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Thug Life: Race, Gender, and the Meaning of Hip-Hop
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Thug Life: Race, Gender, and the Meaning of Hip-Hop

3.89  ·  Rating details ·  35 Ratings  ·  4 Reviews

Hip-hop has come a long way from its origins in the Bronx in the 1970s, when rapping and DJing were just part of a lively, decidedly local scene that also venerated b-boying and graffiti. Now hip-hop is a global phenomenon and, in the United States, a massively successful corporate enterprise predominantly controlled and consumed by whites while the most prominent performe

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Paperback, 280 pages
Published January 30th 2011 by University Of Chicago Press (first published January 15th 2011)
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Jesse
Jan 17, 2011 rated it really liked it
A really interesting and smart ethnography of black and white male thug/gangsta rap listeners. (Jeffries does the guilty bit about how his research doesn't cover everyone near the end, calling for similar productions concerning female, non-American, GLTBQ and younger listeners, to which, sure.) He finds some really interesting things out, including that these listeners divide along racial lines in thinking about who created rap (black listeners see it as related to and speaking about their colle ...more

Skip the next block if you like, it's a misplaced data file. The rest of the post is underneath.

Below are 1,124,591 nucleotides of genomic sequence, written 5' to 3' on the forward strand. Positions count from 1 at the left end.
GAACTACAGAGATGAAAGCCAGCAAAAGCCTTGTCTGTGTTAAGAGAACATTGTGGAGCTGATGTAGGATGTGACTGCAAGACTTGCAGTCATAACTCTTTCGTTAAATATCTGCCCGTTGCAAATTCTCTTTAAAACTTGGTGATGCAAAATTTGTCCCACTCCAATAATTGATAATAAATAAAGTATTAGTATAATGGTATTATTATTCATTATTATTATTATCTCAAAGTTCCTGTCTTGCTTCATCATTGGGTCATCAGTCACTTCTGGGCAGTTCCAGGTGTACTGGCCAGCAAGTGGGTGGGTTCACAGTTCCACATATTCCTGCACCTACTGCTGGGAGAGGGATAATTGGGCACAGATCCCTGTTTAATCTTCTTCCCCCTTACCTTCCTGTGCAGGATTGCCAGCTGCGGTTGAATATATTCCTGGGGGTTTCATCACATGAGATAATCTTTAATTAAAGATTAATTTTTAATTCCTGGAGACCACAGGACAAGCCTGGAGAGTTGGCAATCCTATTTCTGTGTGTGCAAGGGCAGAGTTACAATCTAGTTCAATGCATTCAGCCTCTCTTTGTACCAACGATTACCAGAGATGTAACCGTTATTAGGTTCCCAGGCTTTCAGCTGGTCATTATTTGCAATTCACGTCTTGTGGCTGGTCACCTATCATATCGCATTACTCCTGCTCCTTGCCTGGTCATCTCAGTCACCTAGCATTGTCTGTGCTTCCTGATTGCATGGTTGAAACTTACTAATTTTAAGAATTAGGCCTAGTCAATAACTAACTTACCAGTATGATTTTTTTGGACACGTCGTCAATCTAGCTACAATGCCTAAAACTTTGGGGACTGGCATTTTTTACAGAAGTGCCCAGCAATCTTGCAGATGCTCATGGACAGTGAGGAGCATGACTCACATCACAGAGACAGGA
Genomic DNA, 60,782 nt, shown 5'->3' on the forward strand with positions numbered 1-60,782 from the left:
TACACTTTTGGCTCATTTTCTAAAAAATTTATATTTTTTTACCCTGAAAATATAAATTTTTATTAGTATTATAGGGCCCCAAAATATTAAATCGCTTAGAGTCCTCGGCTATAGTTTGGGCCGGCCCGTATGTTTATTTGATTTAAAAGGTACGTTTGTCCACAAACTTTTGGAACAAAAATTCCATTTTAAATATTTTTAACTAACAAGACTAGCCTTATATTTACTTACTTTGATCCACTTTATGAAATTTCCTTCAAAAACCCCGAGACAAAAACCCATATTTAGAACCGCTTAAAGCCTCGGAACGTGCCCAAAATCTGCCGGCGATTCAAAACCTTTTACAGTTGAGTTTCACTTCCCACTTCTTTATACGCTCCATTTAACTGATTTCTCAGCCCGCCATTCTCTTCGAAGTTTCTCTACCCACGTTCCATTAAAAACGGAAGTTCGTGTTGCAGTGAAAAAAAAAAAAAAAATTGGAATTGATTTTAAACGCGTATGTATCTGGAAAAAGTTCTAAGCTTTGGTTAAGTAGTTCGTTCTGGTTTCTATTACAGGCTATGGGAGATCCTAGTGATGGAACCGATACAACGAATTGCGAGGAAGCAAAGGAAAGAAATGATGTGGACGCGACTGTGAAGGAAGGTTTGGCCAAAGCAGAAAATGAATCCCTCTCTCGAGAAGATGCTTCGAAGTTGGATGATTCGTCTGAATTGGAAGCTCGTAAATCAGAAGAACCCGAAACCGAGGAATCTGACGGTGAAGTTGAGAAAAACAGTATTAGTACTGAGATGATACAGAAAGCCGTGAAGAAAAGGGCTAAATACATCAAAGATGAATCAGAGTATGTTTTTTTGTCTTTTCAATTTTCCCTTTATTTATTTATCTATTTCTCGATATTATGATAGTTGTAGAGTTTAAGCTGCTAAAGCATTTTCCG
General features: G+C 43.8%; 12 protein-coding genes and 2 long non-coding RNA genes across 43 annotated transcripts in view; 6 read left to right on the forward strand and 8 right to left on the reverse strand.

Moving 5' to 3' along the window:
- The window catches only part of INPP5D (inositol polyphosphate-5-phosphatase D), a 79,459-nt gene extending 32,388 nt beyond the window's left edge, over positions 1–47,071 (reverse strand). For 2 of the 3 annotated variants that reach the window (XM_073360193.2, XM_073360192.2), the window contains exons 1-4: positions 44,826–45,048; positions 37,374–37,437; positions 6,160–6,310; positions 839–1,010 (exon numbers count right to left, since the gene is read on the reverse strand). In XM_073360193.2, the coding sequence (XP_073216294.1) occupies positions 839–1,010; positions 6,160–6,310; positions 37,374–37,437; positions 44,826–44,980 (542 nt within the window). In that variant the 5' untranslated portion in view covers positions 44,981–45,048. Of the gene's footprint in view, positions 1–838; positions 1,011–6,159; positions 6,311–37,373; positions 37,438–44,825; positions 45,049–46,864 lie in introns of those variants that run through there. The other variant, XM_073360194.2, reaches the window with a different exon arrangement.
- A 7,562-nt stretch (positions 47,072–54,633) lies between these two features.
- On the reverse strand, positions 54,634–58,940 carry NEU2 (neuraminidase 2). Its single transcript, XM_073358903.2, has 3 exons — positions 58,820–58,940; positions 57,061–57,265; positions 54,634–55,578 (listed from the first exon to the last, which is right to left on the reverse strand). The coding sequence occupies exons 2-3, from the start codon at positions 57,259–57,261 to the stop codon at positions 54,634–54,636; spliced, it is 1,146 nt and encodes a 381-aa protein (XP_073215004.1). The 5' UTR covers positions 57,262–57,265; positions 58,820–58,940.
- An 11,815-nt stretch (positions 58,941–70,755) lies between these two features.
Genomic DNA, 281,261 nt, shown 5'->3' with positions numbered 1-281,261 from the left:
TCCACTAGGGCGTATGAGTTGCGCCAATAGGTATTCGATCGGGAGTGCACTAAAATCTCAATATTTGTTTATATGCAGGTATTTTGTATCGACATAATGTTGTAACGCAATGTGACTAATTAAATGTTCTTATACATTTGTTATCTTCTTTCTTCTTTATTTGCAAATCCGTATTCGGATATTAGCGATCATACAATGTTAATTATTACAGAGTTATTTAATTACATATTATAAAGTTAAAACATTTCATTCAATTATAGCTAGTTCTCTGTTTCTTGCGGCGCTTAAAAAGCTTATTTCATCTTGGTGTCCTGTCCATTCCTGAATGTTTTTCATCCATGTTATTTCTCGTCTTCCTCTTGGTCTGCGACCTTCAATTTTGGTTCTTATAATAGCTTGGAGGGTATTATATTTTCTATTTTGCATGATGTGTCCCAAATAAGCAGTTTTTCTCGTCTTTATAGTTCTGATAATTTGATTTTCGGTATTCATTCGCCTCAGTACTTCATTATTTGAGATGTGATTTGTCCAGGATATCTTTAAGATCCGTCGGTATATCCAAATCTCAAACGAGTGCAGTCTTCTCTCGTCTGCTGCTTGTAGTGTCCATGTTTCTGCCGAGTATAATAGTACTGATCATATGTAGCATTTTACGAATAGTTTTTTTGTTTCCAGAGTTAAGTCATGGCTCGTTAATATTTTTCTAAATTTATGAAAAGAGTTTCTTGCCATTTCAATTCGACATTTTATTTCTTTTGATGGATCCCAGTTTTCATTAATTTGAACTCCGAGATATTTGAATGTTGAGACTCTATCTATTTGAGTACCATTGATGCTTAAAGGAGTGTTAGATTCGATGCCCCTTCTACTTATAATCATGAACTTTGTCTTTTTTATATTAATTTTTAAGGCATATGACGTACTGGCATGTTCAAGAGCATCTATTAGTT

Emma
Sep 13, 2016 rated it really liked it
This is an interesting book, I had the author as a professor in school. It does include a history of hip hop and it's origins, but the book is mainly a sociological study. Jeffries interviewed a number of men from the Boston area asking questions about hip hop music and culture. There are some really interesting conclusions regarding hip hop masculinity.

One star off because it is a relatively academic text. This shouldn't be discouraging, it is really quite well written and readable.
Theon Hill
Jun 17, 2016 rated it really liked it
Jeffries offers a compelling and well-researched account of the the intersections of masculinity and hip-hop. In particular, his book interrogates the political, aesthetic, and cultural significance of rap music to the construction of masculinity within majority and minority cultures. This book complements other crucial texts on hip hop like Tricia Rose's "Black Noise" very well.
Debbie
Sep 17, 2014 rated it liked it
Too much of an academic style read for me, but overall the content concerning hip-hop was good.
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